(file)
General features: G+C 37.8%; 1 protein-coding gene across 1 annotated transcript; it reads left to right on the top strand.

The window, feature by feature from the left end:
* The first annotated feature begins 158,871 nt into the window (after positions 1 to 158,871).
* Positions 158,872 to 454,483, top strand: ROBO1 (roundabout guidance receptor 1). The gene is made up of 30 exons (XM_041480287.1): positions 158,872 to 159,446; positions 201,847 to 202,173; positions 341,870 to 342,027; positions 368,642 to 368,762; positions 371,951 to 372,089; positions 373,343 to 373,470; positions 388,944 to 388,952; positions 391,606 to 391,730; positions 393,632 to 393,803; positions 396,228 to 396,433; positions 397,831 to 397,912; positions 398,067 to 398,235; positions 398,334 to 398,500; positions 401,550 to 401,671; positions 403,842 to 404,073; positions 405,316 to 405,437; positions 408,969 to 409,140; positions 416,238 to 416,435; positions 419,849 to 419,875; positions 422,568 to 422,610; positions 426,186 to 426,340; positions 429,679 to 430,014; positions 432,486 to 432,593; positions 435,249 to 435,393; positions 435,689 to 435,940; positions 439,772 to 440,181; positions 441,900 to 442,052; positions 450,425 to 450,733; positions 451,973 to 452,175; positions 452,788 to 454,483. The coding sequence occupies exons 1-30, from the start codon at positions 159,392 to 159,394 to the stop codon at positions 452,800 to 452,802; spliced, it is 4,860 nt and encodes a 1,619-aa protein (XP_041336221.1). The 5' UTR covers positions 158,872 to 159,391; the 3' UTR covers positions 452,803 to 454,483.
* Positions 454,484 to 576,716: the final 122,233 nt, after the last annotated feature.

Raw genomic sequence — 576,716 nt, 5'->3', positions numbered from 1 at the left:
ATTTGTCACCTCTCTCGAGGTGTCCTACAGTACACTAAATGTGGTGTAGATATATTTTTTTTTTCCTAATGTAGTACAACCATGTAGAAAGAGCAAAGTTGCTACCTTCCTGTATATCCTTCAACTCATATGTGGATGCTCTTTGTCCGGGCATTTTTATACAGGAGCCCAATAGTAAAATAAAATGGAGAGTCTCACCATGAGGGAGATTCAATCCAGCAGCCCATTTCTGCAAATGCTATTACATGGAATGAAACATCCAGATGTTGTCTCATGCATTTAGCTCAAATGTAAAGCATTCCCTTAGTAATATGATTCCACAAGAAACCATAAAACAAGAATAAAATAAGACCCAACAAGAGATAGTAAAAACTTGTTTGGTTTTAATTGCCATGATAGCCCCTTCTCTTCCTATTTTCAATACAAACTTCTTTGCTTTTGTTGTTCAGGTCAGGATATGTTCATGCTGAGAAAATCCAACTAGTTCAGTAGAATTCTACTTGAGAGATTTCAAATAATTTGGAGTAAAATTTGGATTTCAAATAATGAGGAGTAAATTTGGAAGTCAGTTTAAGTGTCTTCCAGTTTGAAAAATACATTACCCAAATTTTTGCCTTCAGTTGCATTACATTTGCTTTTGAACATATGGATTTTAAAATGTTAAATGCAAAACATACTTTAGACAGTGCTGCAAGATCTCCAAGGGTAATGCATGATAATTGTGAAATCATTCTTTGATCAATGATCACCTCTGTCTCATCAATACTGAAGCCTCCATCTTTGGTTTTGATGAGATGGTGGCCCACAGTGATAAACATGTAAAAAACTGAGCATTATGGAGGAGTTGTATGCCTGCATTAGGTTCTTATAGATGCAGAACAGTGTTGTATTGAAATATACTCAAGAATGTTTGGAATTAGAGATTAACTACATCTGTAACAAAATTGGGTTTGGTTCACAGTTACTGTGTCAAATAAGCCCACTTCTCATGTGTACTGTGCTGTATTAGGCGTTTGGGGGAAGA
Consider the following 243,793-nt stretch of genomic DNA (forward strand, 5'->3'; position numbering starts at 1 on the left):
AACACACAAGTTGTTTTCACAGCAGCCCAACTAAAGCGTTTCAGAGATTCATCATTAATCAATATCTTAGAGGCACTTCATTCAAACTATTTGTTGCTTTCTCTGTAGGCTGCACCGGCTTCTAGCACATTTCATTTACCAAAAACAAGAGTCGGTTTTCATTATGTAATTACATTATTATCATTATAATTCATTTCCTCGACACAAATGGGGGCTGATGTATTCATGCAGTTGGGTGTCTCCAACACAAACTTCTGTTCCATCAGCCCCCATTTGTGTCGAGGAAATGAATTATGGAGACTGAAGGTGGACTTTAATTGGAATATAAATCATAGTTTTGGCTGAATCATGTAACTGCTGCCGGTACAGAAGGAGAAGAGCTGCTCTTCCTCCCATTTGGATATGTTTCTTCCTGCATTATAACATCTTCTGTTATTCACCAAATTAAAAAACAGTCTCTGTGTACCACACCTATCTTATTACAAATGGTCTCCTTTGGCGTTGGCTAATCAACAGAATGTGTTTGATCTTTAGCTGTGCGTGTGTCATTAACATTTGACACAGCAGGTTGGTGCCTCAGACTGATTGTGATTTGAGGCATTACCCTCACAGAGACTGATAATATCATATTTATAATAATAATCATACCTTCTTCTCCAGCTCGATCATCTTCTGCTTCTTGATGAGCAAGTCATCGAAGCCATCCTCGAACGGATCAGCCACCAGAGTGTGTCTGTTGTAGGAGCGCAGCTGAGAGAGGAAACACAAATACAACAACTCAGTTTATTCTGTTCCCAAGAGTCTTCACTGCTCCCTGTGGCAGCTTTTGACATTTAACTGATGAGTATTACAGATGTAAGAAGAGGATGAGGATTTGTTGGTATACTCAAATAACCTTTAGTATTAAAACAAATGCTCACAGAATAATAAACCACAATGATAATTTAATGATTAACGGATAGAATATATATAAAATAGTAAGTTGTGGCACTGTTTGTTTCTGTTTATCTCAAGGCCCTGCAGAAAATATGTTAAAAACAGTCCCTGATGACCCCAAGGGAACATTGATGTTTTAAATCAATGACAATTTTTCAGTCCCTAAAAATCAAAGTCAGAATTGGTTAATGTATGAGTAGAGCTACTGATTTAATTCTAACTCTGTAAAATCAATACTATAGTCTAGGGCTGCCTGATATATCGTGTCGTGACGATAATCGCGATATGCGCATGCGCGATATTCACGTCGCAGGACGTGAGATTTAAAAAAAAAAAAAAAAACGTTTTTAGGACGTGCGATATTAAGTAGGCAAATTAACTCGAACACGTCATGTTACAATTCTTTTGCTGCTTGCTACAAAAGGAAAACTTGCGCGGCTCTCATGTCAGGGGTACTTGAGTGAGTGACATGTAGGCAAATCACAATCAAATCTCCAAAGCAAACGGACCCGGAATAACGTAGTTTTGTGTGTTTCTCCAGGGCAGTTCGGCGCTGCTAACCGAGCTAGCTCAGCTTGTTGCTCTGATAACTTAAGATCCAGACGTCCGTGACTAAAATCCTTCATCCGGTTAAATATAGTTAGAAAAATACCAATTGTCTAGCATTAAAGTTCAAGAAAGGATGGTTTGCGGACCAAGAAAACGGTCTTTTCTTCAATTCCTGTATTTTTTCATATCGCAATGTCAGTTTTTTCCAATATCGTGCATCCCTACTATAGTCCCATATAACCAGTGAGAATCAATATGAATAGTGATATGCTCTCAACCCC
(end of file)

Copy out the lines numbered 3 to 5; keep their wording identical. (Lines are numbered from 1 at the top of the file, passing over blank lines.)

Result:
* The first annotated feature begins 158,871 nt into the window (after positions 1 to 158,871).
* Positions 158,872 to 454,483, top strand: ROBO1 (roundabout guidance receptor 1). The gene is made up of 30 exons (XM_041480287.1): positions 158,872 to 159,446; positions 201,847 to 202,173; positions 341,870 to 342,027; positions 368,642 to 368,762; positions 371,951 to 372,089; positions 373,343 to 373,470; positions 388,944 to 388,952; positions 391,606 to 391,730; positions 393,632 to 393,803; positions 396,228 to 396,433; positions 397,831 to 397,912; positions 398,067 to 398,235; positions 398,334 to 398,500; positions 401,550 to 401,671; positions 403,842 to 404,073; positions 405,316 to 405,437; positions 408,969 to 409,140; positions 416,238 to 416,435; positions 419,849 to 419,875; positions 422,568 to 422,610; positions 426,186 to 426,340; positions 429,679 to 430,014; positions 432,486 to 432,593; positions 435,249 to 435,393; positions 435,689 to 435,940; positions 439,772 to 440,181; positions 441,900 to 442,052; positions 450,425 to 450,733; positions 451,973 to 452,175; positions 452,788 to 454,483. The coding sequence occupies exons 1-30, from the start codon at positions 159,392 to 159,394 to the stop codon at positions 452,800 to 452,802; spliced, it is 4,860 nt and encodes a 1,619-aa protein (XP_041336221.1). The 5' UTR covers positions 158,872 to 159,391; the 3' UTR covers positions 452,803 to 454,483.
* Positions 454,484 to 576,716: the final 122,233 nt, after the last annotated feature.